On a brighter note: if you were a fan of I’d Do Anything on the BBC, I’ve got news about two of the show’s stars: firstly, gorgeous winner Lee Mead is heading over to the dark (green) side, to play Fiyero in the ever-brilliant Wicked from 10 May.

And secondly, it turns out Daniel Boys‘ run as Princeton in Avenue Q at the Gielgud is “only for now”. He’ll be replaced by Paul Spicer in March. London’s naughtiest musical is also moving to a new home as well as getting a new cast: it’ll be shocking you into fits of sniggers at Wyndham’s Theatre from 19 March.

Other exiting cast news comes from Down Under: Jane Turner, who you’ll know from Kath And Kim is coming to the West End in May. Holding The Man opens at the Trafalgar Studios on 4 May (previews from 23 April), and is about being young and gay in 70s Australia.

Finally, bringing a touch of sunshine to my January, Shakespeare’s Globe Theatre (one of my favouritest things in the whole of London) have announced their 2010 season. There’s nothing like planning ahead to warm summery evenings in the outdoors with great theatre in a wonderful setting to lift a grey sky. And what treats do they have lined up for us? Well, under the header “Kings and Rogues”, there’s lots of royalty! Macbeth, Henry VIII and Henry IV parts 1 and 2, and an exciting sounding new play called Anne Boleyn by Howard Brenton. Plus a revival of the Globe’s acclaimed 2008 production of The Merry Wives of Windsor (which I’m looking forward to as I missed it that year) and another newbie, Bedlam, by Nell Leyshon. (Finally, a female on the list of Globe playwrights!)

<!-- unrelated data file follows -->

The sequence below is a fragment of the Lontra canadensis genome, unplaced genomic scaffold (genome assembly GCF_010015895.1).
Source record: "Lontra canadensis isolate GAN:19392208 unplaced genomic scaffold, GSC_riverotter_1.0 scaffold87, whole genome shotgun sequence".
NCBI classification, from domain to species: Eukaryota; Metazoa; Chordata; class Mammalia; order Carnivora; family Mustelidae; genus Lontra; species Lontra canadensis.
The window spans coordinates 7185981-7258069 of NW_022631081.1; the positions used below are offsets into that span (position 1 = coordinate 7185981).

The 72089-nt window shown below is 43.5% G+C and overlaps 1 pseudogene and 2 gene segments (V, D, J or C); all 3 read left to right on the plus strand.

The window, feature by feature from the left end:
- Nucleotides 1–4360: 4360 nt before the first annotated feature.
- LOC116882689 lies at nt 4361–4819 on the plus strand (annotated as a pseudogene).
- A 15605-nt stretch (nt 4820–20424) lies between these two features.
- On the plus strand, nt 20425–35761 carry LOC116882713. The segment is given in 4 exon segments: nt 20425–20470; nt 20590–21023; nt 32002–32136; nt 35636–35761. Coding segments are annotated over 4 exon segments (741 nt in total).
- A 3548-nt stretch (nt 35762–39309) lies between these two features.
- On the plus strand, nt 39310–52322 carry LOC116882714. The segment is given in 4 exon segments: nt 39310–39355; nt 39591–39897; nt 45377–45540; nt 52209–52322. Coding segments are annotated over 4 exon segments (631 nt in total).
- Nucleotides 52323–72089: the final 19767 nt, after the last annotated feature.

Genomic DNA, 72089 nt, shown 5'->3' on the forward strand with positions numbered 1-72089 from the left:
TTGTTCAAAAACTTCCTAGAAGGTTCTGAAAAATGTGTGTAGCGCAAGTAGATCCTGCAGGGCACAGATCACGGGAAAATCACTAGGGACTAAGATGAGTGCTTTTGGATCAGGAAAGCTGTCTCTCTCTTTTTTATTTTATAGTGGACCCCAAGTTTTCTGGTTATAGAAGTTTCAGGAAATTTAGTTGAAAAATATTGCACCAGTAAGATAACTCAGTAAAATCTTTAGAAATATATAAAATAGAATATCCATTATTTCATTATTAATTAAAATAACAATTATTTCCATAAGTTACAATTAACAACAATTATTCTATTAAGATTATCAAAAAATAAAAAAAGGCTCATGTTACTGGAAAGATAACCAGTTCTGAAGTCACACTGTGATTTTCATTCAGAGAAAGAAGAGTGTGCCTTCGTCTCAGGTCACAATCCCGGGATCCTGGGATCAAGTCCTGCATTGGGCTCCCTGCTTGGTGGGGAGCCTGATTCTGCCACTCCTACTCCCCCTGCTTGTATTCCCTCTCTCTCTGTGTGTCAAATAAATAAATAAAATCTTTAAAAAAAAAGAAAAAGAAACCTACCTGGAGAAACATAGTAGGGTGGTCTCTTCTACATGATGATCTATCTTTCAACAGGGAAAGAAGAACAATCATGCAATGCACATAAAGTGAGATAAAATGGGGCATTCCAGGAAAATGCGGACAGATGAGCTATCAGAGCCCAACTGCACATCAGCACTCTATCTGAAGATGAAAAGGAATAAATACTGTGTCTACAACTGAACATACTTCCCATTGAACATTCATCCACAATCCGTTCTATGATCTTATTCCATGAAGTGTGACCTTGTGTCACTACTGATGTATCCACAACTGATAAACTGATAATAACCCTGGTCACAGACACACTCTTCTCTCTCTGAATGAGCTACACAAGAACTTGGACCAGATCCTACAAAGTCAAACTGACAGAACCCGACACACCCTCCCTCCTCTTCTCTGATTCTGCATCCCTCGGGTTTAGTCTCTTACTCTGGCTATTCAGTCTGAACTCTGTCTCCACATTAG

I’m off to dream about standing in the fading sunshine with a £5 groundling ticket… Roll on summer!